In addition, the chronic diseases that patients had been ignoring since the earthquake were rearing their ugly heads. Several patients arrived after having interrupted their treatment for tuberculosis or HIV, with no records of their previous regimens. Large numbers of patients — some who had had no regular health care before the earthquake and others whose care had been interrupted — now presented with acute manifestations of their uncontrolled chronic diseases, in the form of hypertensive emergencies, strokes, seizures, and diabetic ketoacidosis. Although many medications were available, donors had provided a supply of drugs that generally were not targeted to chronic health problems. In Tabarre, despite the fact that we limited each patient to only 10 to 15 pills at a time, the medications in highest demand — such as basic antibiotics, asthma inhalers, and hypertension and diabetes medications — became scarce, while boxes of others, such as intravenous amiodarone, remained untouched.
(FigureEmergency Room at a Field Hospital.)
Public health problems affecting women, ranging from sexual violence to a lack of obstetrical care, were also exacerbated by the earthquake. We treated women and girls as young as 12 years of age for newly acquired sexually transmitted infections (STIs). Many women reported being the victims of forced sexual encounters in the tent settlements. Though these reports are unconfirmed, increasing numbers of reports by health care workers of STIs and sexual violence have led to an official WHO investigation and a targeted assessment of women's health care needs.2,3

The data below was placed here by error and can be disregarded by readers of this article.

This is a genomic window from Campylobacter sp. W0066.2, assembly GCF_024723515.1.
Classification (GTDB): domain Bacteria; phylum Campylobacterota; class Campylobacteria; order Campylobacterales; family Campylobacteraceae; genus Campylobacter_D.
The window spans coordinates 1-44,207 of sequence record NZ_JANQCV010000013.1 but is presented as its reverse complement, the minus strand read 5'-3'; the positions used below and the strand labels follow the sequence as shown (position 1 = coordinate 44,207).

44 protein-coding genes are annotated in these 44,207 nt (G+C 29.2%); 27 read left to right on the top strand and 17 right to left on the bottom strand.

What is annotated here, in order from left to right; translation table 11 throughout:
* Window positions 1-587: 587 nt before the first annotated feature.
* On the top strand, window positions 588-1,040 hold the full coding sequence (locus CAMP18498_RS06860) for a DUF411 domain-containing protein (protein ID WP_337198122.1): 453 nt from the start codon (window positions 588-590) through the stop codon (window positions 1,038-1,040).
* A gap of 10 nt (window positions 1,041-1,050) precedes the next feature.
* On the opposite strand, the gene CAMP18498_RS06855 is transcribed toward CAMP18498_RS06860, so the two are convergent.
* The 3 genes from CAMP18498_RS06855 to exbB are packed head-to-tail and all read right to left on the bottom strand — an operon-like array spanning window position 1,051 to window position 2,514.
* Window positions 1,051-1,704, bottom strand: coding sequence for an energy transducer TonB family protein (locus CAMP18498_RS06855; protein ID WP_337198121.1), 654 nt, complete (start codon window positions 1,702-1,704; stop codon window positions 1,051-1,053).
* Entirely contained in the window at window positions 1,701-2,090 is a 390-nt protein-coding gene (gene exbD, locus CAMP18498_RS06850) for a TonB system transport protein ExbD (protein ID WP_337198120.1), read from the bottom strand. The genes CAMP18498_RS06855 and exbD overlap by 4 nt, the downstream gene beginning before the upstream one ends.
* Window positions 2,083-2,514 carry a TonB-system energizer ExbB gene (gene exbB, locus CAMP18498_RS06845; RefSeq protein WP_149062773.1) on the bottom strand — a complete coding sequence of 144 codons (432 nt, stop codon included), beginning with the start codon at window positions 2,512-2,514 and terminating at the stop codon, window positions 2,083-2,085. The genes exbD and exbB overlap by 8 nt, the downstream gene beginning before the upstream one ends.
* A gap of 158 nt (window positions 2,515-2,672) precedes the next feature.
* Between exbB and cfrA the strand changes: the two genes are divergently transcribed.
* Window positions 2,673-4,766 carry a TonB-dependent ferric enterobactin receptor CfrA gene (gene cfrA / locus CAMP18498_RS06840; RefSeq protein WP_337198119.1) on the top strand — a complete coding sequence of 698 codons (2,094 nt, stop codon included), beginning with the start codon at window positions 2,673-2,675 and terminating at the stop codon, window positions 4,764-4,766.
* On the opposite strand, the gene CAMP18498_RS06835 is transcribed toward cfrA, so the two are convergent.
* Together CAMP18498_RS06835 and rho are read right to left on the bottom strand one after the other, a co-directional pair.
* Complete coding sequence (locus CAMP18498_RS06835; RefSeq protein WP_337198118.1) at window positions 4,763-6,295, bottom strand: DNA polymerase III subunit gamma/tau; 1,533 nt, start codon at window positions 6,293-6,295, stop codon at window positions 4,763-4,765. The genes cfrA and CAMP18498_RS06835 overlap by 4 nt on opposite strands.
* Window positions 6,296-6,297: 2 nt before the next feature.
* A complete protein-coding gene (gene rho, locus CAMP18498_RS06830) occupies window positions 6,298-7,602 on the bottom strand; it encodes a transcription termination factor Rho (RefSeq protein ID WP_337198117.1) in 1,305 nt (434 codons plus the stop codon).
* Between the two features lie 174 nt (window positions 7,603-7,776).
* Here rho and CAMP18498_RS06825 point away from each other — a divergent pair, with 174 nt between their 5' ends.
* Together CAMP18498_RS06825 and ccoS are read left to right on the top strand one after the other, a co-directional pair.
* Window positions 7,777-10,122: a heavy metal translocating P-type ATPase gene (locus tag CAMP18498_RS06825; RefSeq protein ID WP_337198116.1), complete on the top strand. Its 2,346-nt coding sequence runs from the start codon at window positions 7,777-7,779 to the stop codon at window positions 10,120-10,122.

Ultimately, it became clear to me that the most important resource for the ongoing relief effort is the one most threatened by the earthquake: the local people. Though I had not been back to Haiti in 15 years and was there for only 2 weeks, the local people were what enabled me and my colleagues, both emotionally and logistically, to provide care to more than 800 patients a day. Local volunteers — who constituted about half our staff, though they could easily have been devoting time to their own recovery instead — spent every day, sunrise to sunset, making it possible for us to provide care. They triaged patients, organized the physicians, distributed medications, and rose to any necessary task. Patients were grateful that the Haitian diaspora was returning to help. Despite their own loss and tragedy, they would laugh at my American-accented Creole and tell me how proud they were of me for coming back. Neighbors living in tents in their backyards cooked a full breakfast and dinner for me and several coworkers every day. In exchange for our provision of a 2-week proverbial Band-Aid, the people helped, encouraged, and took care of us. While international volunteers come and go, the local people will remain the backbone of the recovery process, and integrating them into international relief efforts will be vital.
The road to recovery will be long, and with the rainy season beginning, circumstances will get worse before they get better. Six months after the 2005 earthquake in South Asia, a similar pattern of respiratory infections, diarrhea, infectious disease outbreaks, poor sanitation, and insufficient shelter persisted and worsened despite a strong initial relief response.4 In Haiti, the initial response has also been strong, and we have learned from previous disasters what to anticipate in the months and years to come. Clear insight into the changing medical needs, together with the collaboration of the strong-willed Haitian people, will drive an effective effort to rebuild Haiti and, I hope, make it stronger than ever.